Sun. May 19th, 2024


An outbreak of extensively drug-resistant salmonella has been linked to raw pet food and contact with cattle, according to the Public Health Agency of Canada (PHAC).


In a Nov. 11 public health notice, the agency said 40 cases have been confirmed in six provinces, including 21 cases in Quebec, 14 in Ontario, two in Nova Scotia, and one each in Manitoba, New Brunswick and Prince Edward Island. Thirteen people have been hospitalized.


“Many of the individuals who became sick are children five years of age or younger,” the notice said. “The Salmonella strain associated with this outbreak investigation is extensively drug-resistant, which means it’s resistant to all commonly recommended antibiotics.”


Although cases date from July 2020 to September 2023, the outbreak is considered ongoing as illnesses continue to be reported. While there have been no human deaths, some infected dogs and cattle have died. Children under five represent 43 per cent of all cases.


“Some of the individuals who became sick reported exposure to raw pet food, or to dogs fed raw pet food, before their illnesses occurred,” the public health notice explained. “Contact with cattle, particularly calves, has also been identified as a likely source for some of the illnesses reported in the outbreak.”


A common pet food supplier has not been identified in the ongoing investigation, which is being conducted by the Public Health Agency of Canada along with provincial public health departments, the Canadian Food Inspection Agency and Health Canada. Other sources of infection could still be uncovered.


“Probably, it’s being spread to people through contact with the contaminated products… so people handling raw pet food that’s contaminated unbeknownst to them, and then contaminating themselves or people around them with the product,” McMaster University biochemistry and biomedical sciences professor Brian Coombes told CTV News Channel. “It could be spread from person to person as well. So, if someone has contaminated themselves inadvertently, they can (spread) germs to other people in the same household.”


In humans, symptoms of salmonella infection typically start six to 72 hours after exposure and can include four to seven days of fever, vomiting, diarrhea and abdominal cramps. Infected people and animals can continue to spread salmonella for weeks after symptoms disappear through individual contact and contaminated surfaces.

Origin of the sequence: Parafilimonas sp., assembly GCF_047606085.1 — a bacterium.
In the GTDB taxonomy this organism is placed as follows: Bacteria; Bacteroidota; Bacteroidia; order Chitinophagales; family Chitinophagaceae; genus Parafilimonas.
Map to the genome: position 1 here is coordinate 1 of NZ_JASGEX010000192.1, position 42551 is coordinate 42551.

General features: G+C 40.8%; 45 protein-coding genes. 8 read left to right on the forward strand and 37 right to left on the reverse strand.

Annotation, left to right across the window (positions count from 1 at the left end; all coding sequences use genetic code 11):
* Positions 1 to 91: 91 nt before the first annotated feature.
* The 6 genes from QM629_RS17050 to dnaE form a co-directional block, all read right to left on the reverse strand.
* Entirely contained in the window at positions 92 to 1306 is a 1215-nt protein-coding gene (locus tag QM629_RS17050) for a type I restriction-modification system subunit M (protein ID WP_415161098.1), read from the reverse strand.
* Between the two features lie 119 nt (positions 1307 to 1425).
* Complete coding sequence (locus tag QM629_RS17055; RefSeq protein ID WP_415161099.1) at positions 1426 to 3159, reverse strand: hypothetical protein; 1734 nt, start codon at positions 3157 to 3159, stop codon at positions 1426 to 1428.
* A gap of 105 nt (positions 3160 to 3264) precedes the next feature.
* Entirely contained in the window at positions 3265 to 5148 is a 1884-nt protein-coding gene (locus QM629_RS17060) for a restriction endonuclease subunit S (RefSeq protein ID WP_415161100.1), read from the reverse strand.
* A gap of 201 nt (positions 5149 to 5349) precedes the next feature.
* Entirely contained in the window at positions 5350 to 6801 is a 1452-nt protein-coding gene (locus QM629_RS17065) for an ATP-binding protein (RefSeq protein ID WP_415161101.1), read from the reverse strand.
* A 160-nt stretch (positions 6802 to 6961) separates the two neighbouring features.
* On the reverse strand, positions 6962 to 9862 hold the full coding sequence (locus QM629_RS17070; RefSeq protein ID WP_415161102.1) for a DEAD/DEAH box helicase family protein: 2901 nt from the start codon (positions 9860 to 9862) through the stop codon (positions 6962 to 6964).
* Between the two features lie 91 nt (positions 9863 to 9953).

While most people recover fully without treatment, salmonella infection can lead to severe illness and hospitalization, particularly among older adults, young children, pregnant people and those with weakened immune systems.


“Of course drug resistance is the big problem, and for especially children under five who become critically sick and need to be hospitalized,” Coombes said. “Unfortunately there would be very few pills on the shelf that could be used to try and treat someone who’s critically ill. They would probably be in hospital on supportive therapy, so IV fluids probably, and hoping that our body’s natural immune defences, like our innate immune system, can do its job effectively to try and help those patients eradicate the infection.”


Due to the risk of bacteria like salmonella and E.coli, PHAC does not recommend feeding your pets raw food, especially in households with young children and the immune-compromised. Animals can pass on harmful bacteria like salmonella through their feces even if they appear healthy.


Those who decide to use raw pet food are encouraged to wash their hands thoroughly after preparing food and handling their pets. Raw pet food should be stored and prepared away from human food and kept in a sealed container if refrigeration or freezing is necessary. Dedicated containers and utensils should also be used and sanitized along with affected surfaces.


PHAC says dogs that eat raw pet food shouldn’t be allowed to lick people’s faces, mouths or wounds. Hands should also be washed thoroughly when touching cattle or visiting a farm or petting zoo.


Jennifer Ronholm, an associate professor of animal science, food science and agricultural chemistry at McGill University, says extensively drug-resistant salmonella was first detected in Canada in cattle in 2019.


“In terms of antibiotic-resistance in salmonella, it’s unfortunately getting more common every year,” Ronholm told CTV News. “In 2010, about 10 per cent of the salmonella we were seeing in Canada was multi-drug resistant, and by 2019 we’re seeing over 60 per cent being multi-drug resistant.”


Ronholm believes the outbreak is likely affecting many more animals than health officials currently know about.


“This is a little bit rare that something goes on this long, but it’s not unheard of,” Ronholm explained. “What it indicates is we haven’t found the source yet, so you probably have a source at a processing facility, or a source at a distributor, or a source on a farm somewhere where people are sourcing their ingredients that has an ongoing outbreak but doesn’t know it yet. So until we can find the exact source of the contamination, there’s not much we can do about it.”


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